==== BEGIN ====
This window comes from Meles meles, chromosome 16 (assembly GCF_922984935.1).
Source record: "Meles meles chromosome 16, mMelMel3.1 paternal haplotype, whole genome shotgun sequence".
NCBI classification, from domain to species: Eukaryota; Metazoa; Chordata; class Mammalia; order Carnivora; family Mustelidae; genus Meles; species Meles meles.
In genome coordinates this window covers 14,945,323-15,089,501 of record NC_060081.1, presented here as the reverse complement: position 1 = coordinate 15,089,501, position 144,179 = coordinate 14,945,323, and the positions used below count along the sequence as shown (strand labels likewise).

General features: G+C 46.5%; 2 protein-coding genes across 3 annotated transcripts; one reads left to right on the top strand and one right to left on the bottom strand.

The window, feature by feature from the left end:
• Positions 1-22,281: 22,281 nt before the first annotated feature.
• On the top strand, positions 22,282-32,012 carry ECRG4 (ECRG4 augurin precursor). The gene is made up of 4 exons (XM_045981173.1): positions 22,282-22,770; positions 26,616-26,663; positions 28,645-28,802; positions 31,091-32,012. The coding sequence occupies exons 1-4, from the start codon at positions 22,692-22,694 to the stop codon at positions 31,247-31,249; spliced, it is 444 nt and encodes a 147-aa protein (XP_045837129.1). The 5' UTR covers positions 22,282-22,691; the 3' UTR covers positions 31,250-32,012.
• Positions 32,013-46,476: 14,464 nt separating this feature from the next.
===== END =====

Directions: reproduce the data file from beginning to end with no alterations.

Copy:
This window comes from Meles meles, chromosome 16 (assembly GCF_922984935.1).
Source record: "Meles meles chromosome 16, mMelMel3.1 paternal haplotype, whole genome shotgun sequence".
NCBI classification, from domain to species: Eukaryota; Metazoa; Chordata; class Mammalia; order Carnivora; family Mustelidae; genus Meles; species Meles meles.
In genome coordinates this window covers 14,945,323-15,089,501 of record NC_060081.1, presented here as the reverse complement: position 1 = coordinate 15,089,501, position 144,179 = coordinate 14,945,323, and the positions used below count along the sequence as shown (strand labels likewise).

General features: G+C 46.5%; 2 protein-coding genes across 3 annotated transcripts; one reads left to right on the top strand and one right to left on the bottom strand.

The window, feature by feature from the left end:
• Positions 1-22,281: 22,281 nt before the first annotated feature.
• On the top strand, positions 22,282-32,012 carry ECRG4 (ECRG4 augurin precursor). The gene is made up of 4 exons (XM_045981173.1): positions 22,282-22,770; positions 26,616-26,663; positions 28,645-28,802; positions 31,091-32,012. The coding sequence occupies exons 1-4, from the start codon at positions 22,692-22,694 to the stop codon at positions 31,247-31,249; spliced, it is 444 nt and encodes a 147-aa protein (XP_045837129.1). The 5' UTR covers positions 22,282-22,691; the 3' UTR covers positions 31,250-32,012.
• Positions 32,013-46,476: 14,464 nt separating this feature from the next.